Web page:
By Bradnee Chambers
A surge in wildlife crime is fuelling criminal syndicates, perpetuating terrorism, and resulting in the loss of major revenues from tourism and industries dependent on iconic species while also endangering the livelihoods of the rural poor.
But this surge in wildlife crime is not only threatening iconic species, which include elephants, rhinos and tigers, but also lesser-known animals that are also on the brink of extinction.
Wildlife crime is estimated to be worth between seven and 23 billion dollars per year and is growing at a pace never seen in recent memory.
A great deal of attention has rightly been focused on the illegal trade of ivory from elephants and rhino horns, which has spiked out of control and is devastating these animals’ populations.
But what the public does not know is that crime is not just limited to these species — it is also affecting many others, driving some to the brink of extinction and is depleting a wide range of economically important natural resources.
Illegal trapping results in millions of birds being indiscriminately taken every migration to supply the voracious appetite in restaurants that offer local song-bird delicacies.
The illegal charcoal trade is having a major impact on the fragile ecosystems in East Africa and threatening the habitats of birds and terrestrial mammals that depend on these ecosystems for their survival.
The scale of habitat loss is alarming and it is emerging that Al Shabaab, the Somali terrorist group responsible for the West Gate Mall attack in Nairobi in 2013, is financing its activities with proceeds of illegal charcoal sales.
Illegal fishing is the second-largest type of environmental crime, accounting for between 11 and 30 billion dollars a year. It is increasingly becoming a widespread global phenomenon that requires sustained law enforcement, stricter regulation and improved public awareness of the impacts.
The criminal activities also include illegal shark finning, which feeds crime syndicates selling the fins to markets in East Asia. Shark populations have been decimated because of the demand for the animals’ fins and oil. Estimates have shown that fins of between 26 and 73 million sharks are being traded each year, a number which is three to four times higher than overall reported shark catches worldwide.
Marine turtles are another group of species under threat from criminals. Poaching of green and hawksbill turtles, which are endangered, is still widespread in the Coral Triangle of South East Asia and in the Western Pacific Ocean. Poachers use both the shell of the turtle for raw materials for luxury goods and souvenirs, and their meat and eggs — which are considered a rare delicacy.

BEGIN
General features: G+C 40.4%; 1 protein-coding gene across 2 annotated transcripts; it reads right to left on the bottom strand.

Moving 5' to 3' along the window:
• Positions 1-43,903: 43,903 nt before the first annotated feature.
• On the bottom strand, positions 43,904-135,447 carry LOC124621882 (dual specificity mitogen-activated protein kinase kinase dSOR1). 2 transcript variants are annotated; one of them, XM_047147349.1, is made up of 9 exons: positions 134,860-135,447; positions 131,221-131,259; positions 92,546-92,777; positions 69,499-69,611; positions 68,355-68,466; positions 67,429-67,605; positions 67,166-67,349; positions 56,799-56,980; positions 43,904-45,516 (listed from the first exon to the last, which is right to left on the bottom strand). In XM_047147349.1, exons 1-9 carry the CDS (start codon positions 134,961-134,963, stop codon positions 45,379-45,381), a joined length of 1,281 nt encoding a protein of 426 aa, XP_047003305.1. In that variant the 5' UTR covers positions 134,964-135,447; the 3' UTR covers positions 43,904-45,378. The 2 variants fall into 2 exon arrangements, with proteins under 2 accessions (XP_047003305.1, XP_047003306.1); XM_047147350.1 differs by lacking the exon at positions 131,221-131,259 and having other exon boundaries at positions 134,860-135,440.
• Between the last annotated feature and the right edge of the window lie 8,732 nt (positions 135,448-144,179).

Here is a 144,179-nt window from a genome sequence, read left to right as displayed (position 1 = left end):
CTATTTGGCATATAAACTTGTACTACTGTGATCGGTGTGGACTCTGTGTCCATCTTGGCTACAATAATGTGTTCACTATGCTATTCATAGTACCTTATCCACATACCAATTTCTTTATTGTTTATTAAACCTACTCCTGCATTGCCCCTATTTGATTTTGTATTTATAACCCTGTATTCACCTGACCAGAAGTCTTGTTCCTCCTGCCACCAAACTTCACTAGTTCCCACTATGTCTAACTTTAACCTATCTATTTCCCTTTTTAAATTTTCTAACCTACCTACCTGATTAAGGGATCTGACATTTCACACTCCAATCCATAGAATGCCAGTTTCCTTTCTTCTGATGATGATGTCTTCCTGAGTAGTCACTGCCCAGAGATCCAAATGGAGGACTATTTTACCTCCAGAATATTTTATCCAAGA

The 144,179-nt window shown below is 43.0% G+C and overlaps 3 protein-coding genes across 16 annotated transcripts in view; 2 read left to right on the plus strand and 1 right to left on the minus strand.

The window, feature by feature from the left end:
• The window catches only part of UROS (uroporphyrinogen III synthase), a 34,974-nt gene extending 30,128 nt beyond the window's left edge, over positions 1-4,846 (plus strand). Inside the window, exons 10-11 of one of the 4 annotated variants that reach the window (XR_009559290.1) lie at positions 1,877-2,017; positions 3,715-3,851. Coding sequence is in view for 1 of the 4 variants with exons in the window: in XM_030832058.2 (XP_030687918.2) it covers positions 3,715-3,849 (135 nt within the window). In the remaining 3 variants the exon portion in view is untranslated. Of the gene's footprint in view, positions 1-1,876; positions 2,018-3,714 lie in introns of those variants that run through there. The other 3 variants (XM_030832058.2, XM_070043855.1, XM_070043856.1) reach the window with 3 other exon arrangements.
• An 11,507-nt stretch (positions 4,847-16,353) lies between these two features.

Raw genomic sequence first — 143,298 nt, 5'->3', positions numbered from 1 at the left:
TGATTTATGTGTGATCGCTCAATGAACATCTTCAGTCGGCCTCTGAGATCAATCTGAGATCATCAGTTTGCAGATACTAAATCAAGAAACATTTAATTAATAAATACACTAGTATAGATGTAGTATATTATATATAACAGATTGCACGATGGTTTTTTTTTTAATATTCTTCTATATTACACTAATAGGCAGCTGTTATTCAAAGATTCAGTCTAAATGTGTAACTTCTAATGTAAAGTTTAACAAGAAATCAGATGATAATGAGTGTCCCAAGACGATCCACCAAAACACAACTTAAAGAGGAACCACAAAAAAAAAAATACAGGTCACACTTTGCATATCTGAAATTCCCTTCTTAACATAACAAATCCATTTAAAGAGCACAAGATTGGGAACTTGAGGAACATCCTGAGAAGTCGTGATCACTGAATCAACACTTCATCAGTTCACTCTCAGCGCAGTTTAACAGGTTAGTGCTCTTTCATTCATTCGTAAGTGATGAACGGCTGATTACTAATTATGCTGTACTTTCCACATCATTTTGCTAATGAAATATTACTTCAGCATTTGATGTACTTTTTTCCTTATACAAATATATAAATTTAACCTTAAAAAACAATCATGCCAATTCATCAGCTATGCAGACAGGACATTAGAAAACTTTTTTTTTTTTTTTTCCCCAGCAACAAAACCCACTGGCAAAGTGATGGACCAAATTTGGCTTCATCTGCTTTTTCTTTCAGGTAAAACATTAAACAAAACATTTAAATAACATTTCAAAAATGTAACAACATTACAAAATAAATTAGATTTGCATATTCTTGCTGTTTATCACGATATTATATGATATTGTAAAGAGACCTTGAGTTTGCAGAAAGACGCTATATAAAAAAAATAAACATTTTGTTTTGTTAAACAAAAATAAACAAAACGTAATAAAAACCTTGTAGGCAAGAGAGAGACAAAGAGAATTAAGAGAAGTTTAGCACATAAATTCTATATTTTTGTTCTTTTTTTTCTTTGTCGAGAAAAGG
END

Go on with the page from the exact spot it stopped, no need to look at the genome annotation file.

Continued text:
In Central Asia the Snow Leopard, which is highly-endangered, is still poached for its fur pelt while its primary prey, the Argali mountain goat, is also poached for its horn. As a result there is double impact on the populations of Snow Leopard to the point where there are fewer than 2,500 left in the wild.
The live capture of cheetahs remains a major threat to their already endangered populations. Sought after as pets for the rich and wealthy, many cheetahs are captured and smuggled to private collectors throughout the world. Only one in six cheetahs survives this illegal trafficking.
These are but a few examples of the other species under threat and that demonstrate the magnitude of worldwide wildlife crime.
Quito, Ecuador is hosting a major conference for more than 120 states under the Convention for the Conservation of Migratory Species of Wild Animals (CMS), which will address these and other dimensions of wildlife crime that are not as readily understood globally.
Before the conference is a resolution proposed by Monaco and Ghana that is meant to broaden the fight against wildlife crime.
The resolution is also meant to bring into the spotlight other species of wildlife under threat as well as the increasing number of types of crime. These include some that take place inside countries such as markets for bushmeat and charcoal, and open bazaars that fuel the unsustainable demand for endangered species.
CMS is a convention which requires countries to either put in place conservation strategies to sustainably manage the populations or in the case of endangered species ensure there is no taking.
In this way, the Convention can be a very powerful vehicle for beefing up enforcement, increasing pressure for stronger legislation and working directly in countries to combat wildlife crime.
If adopted, the resolution will unleash the potential of this important convention to start to place international pressure on countries to address all dimensions of wildlife crime both within these countries and internationally where there animals move. Video.